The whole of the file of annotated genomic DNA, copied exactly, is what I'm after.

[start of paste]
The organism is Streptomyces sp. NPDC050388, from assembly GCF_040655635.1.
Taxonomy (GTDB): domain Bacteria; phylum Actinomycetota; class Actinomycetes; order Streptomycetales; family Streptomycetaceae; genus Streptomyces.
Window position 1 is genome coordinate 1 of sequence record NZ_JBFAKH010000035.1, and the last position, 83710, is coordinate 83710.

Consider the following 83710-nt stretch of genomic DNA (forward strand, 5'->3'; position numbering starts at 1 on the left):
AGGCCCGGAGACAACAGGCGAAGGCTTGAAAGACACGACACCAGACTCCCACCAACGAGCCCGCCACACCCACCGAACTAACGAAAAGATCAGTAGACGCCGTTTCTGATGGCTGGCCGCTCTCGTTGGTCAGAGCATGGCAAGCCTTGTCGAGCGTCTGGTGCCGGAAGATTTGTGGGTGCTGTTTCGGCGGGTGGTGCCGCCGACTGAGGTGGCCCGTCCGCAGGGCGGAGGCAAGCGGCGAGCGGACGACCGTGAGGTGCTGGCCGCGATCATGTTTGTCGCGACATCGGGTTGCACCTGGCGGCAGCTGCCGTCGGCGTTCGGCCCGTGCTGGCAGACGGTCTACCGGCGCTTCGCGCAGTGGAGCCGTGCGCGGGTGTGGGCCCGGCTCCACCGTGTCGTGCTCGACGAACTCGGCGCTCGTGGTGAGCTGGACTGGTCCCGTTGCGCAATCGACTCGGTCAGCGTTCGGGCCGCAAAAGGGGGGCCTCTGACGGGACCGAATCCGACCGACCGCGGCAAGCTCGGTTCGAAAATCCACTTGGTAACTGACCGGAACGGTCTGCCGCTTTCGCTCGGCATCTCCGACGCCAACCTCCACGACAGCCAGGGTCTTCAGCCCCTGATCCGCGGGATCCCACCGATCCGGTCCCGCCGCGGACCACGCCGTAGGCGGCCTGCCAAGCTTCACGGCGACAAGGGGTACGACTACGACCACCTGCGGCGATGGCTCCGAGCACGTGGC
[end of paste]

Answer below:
The organism is Streptomyces sp. NPDC050388, from assembly GCF_040655635.1.
Taxonomy (GTDB): domain Bacteria; phylum Actinomycetota; class Actinomycetes; order Streptomycetales; family Streptomycetaceae; genus Streptomyces.
Window position 1 is genome coordinate 1 of sequence record NZ_JBFAKH010000035.1, and the last position, 83710, is coordinate 83710.

Consider the following 83710-nt stretch of genomic DNA (forward strand, 5'->3'; position numbering starts at 1 on the left):
AGGCCCGGAGACAACAGGCGAAGGCTTGAAAGACACGACACCAGACTCCCACCAACGAGCCCGCCACACCCACCGAACTAACGAAAAGATCAGTAGACGCCGTTTCTGATGGCTGGCCGCTCTCGTTGGTCAGAGCATGGCAAGCCTTGTCGAGCGTCTGGTGCCGGAAGATTTGTGGGTGCTGTTTCGGCGGGTGGTGCCGCCGACTGAGGTGGCCCGTCCGCAGGGCGGAGGCAAGCGGCGAGCGGACGACCGTGAGGTGCTGGCCGCGATCATGTTTGTCGCGACATCGGGTTGCACCTGGCGGCAGCTGCCGTCGGCGTTCGGCCCGTGCTGGCAGACGGTCTACCGGCGCTTCGCGCAGTGGAGCCGTGCGCGGGTGTGGGCCCGGCTCCACCGTGTCGTGCTCGACGAACTCGGCGCTCGTGGTGAGCTGGACTGGTCCCGTTGCGCAATCGACTCGGTCAGCGTTCGGGCCGCAAAAGGGGGGCCTCTGACGGGACCGAATCCGACCGACCGCGGCAAGCTCGGTTCGAAAATCCACTTGGTAACTGACCGGAACGGTCTGCCGCTTTCGCTCGGCATCTCCGACGCCAACCTCCACGACAGCCAGGGTCTTCAGCCCCTGATCCGCGGGATCCCACCGATCCGGTCCCGCCGCGGACCACGCCGTAGGCGGCCTGCCAAGCTTCACGGCGACAAGGGGTACGACTACGACCACCTGCGGCGATGGCTCCGAGCACGTGGC